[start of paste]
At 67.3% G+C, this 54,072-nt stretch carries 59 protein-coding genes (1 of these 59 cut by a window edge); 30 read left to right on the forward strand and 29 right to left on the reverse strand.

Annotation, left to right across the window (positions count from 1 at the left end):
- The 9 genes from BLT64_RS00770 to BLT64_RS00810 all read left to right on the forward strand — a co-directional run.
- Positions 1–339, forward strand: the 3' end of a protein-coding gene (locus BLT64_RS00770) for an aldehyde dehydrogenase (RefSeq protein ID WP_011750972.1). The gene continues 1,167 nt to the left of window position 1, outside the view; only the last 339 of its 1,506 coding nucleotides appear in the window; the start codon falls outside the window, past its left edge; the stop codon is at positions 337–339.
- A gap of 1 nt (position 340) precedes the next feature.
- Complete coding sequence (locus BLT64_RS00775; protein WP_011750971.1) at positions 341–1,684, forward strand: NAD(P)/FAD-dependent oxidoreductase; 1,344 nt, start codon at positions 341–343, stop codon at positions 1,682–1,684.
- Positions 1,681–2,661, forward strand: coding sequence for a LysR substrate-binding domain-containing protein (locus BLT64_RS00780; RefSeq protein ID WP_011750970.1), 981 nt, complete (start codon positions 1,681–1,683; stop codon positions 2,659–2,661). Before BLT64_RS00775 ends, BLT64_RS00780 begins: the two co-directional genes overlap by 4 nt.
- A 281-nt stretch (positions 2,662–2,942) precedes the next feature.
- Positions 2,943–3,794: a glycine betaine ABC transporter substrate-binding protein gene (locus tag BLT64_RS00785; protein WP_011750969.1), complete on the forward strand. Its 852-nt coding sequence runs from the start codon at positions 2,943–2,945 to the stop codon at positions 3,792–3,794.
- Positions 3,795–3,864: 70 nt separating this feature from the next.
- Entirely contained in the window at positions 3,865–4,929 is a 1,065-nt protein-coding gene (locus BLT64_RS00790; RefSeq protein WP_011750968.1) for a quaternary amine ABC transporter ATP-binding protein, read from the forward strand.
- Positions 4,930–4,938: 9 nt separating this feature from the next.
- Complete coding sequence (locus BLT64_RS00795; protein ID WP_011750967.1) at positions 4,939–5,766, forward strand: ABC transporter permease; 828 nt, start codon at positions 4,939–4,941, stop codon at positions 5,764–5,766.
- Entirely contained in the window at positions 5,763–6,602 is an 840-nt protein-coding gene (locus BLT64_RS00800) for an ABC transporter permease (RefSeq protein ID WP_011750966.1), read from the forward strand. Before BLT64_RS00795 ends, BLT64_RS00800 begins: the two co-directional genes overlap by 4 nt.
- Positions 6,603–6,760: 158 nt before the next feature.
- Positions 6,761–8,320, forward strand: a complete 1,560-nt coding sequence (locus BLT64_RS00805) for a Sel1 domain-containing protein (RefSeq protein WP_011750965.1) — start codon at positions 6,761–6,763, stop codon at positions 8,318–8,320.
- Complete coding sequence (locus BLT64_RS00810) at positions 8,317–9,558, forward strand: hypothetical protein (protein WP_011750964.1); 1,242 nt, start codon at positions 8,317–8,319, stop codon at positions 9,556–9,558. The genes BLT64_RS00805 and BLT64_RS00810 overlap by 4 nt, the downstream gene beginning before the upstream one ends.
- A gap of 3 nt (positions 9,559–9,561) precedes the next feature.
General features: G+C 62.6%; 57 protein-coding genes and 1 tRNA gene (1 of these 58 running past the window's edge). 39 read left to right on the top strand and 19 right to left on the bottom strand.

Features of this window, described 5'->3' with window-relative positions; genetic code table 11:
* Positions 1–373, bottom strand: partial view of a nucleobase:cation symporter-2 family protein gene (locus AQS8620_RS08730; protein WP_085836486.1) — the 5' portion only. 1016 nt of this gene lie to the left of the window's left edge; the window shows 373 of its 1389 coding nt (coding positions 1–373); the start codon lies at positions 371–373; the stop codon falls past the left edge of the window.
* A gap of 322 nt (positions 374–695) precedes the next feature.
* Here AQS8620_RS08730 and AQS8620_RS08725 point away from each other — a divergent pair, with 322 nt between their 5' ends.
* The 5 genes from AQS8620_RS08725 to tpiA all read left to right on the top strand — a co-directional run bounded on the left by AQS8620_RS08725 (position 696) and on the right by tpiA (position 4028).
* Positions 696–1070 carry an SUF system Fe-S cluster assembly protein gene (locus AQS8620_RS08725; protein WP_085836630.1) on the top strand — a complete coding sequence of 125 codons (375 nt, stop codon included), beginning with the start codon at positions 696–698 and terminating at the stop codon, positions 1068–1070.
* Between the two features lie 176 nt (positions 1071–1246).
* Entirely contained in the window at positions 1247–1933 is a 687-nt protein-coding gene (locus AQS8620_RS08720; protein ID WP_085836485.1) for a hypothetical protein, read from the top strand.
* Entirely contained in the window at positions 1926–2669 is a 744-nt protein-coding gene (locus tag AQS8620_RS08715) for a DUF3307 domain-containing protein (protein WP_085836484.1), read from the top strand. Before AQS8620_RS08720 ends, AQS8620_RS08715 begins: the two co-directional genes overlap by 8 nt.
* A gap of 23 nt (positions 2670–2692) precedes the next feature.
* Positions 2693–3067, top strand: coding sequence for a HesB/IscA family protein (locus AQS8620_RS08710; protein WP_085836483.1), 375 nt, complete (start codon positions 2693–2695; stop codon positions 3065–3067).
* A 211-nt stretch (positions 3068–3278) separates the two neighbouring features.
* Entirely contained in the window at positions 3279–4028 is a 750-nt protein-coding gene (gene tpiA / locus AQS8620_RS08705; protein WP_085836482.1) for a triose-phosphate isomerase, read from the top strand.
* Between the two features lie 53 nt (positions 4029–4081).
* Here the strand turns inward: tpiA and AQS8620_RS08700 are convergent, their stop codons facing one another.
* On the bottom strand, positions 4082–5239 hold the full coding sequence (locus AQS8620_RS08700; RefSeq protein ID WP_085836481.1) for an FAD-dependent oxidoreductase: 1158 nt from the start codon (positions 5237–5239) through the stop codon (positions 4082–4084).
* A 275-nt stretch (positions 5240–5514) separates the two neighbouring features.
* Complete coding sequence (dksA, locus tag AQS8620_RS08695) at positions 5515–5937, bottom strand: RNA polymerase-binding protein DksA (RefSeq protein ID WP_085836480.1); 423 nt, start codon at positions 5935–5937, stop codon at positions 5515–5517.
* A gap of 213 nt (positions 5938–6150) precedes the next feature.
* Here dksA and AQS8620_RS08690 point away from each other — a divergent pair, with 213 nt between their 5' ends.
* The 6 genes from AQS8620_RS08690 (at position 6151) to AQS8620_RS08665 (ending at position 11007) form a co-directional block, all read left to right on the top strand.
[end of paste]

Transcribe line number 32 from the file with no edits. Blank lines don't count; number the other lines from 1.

* Entirely contained in the window at positions 3279–4028 is a 750-nt protein-coding gene (gene tpiA / locus AQS8620_RS08705; protein WP_085836482.1) for a triose-phosphate isomerase, read from the top strand.